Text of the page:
Truth tables[edit]

Eventually Emil Post (1921) would lay waste to Russell's "cumbersome"[8] Theory of Types with his "truth functions" and their truth tables. In his "Introduction" to his 1921 Post places the blame on Russell's notion of apparent variable: "Whereas the complete theory [of Whitehead and Russell (1910, 1912, 1913)] requires for the enunciation of its propositions real and apparent variables, which represent both individuals and propositional functions of different kinds, and as a result necessitates the cumbersome theory of types, this subtheory uses only real variables, and these real variables represent but one kind of entity, which the authors have chosen to call elementary propositions".

At about the same time Ludwig Wittgenstein made short work of the theory of types in his 1922 work Tractatus Logico-Philosophicus in which he points out the following in parts 3.331–3.333:

3.331 From this observation we get a further view – into Russell's Theory of Types. Russell's error is shown by the fact that in drawing up his symbolic rules he has to speak of the meanings of his signs.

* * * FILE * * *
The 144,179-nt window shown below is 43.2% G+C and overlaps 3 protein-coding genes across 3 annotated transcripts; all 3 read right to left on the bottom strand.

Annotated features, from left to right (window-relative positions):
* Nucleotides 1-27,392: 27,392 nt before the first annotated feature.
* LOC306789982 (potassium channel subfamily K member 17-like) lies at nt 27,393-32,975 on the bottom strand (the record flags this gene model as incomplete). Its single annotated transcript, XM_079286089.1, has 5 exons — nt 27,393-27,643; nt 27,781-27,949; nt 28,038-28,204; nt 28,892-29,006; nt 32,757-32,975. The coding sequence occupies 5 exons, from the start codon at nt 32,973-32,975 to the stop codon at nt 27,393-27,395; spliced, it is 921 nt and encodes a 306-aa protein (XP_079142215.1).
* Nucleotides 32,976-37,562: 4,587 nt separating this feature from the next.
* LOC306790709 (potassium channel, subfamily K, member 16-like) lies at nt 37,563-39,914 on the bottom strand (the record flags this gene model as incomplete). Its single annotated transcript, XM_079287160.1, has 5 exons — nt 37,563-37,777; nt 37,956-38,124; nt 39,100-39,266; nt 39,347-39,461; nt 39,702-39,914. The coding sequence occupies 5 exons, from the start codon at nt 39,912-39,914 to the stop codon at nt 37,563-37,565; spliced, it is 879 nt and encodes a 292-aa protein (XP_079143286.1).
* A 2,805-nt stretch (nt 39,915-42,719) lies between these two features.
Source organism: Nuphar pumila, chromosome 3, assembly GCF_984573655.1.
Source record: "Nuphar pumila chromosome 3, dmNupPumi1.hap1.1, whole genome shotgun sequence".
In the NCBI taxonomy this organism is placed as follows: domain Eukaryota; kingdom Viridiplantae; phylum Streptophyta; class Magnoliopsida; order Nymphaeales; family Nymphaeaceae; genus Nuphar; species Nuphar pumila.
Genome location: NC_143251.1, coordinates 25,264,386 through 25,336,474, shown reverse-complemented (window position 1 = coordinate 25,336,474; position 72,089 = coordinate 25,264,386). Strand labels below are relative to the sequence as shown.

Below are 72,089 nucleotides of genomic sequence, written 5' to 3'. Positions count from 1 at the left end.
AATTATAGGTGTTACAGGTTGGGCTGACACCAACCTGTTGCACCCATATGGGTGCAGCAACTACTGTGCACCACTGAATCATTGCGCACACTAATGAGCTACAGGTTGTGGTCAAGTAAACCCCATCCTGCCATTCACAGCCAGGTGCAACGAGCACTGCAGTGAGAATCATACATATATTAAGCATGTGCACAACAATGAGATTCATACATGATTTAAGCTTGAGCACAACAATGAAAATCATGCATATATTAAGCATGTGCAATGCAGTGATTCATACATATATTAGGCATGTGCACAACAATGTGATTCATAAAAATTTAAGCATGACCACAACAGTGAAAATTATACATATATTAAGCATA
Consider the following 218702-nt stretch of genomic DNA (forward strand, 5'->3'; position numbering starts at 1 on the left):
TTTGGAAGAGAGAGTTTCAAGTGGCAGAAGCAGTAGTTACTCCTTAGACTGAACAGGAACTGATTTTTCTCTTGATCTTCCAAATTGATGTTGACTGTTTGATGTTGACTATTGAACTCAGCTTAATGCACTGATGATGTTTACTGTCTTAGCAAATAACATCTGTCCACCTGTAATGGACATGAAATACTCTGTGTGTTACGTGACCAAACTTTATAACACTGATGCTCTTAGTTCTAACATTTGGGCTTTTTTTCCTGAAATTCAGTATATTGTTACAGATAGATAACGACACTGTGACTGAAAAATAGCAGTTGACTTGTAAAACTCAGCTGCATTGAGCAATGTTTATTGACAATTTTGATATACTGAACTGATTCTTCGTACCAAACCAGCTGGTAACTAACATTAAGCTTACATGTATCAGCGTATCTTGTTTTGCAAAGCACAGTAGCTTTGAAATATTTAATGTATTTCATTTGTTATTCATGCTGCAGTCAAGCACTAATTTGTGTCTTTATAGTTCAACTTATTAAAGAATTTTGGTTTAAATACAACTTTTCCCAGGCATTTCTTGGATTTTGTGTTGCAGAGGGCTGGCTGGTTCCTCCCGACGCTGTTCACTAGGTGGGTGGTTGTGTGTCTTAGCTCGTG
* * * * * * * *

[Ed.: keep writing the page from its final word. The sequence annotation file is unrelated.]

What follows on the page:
3.332 No proposition can say anything about itself, because the propositional sign cannot be contained in itself (that is the whole "theory of types").

3.333 A function cannot be its own argument, because the functional sign already contains the prototype of its own argument and it cannot contain itself...

Wittgenstein proposed the truth-table method as well. In his 4.3 through 5.101, Wittgenstein adopts an unbounded Sheffer stroke as his fundamental logical entity and then lists all 16 functions of two variables (5.101).

The notion of matrix-as-truth-table appears as late as the 1940–1950s in the work of Tarski, e.g. his 1946 indexes "Matrix, see: Truth table"[9]

Russell's doubts[edit]

Russell in his 1920 Introduction to Mathematical Philosophy devotes an entire chapter to "The axiom of Infinity and logical types" wherein he states his concerns: "Now the theory of types emphatically does not belong to the finished and certain part of our subject: much of this theory is still inchoate, confused, and obscure. But the need of some doctrine of types is less doubtful than the precise form the doctrine should take; and in connection with the axiom of infinity it is particularly easy to see the necessity of some such doctrine".[10]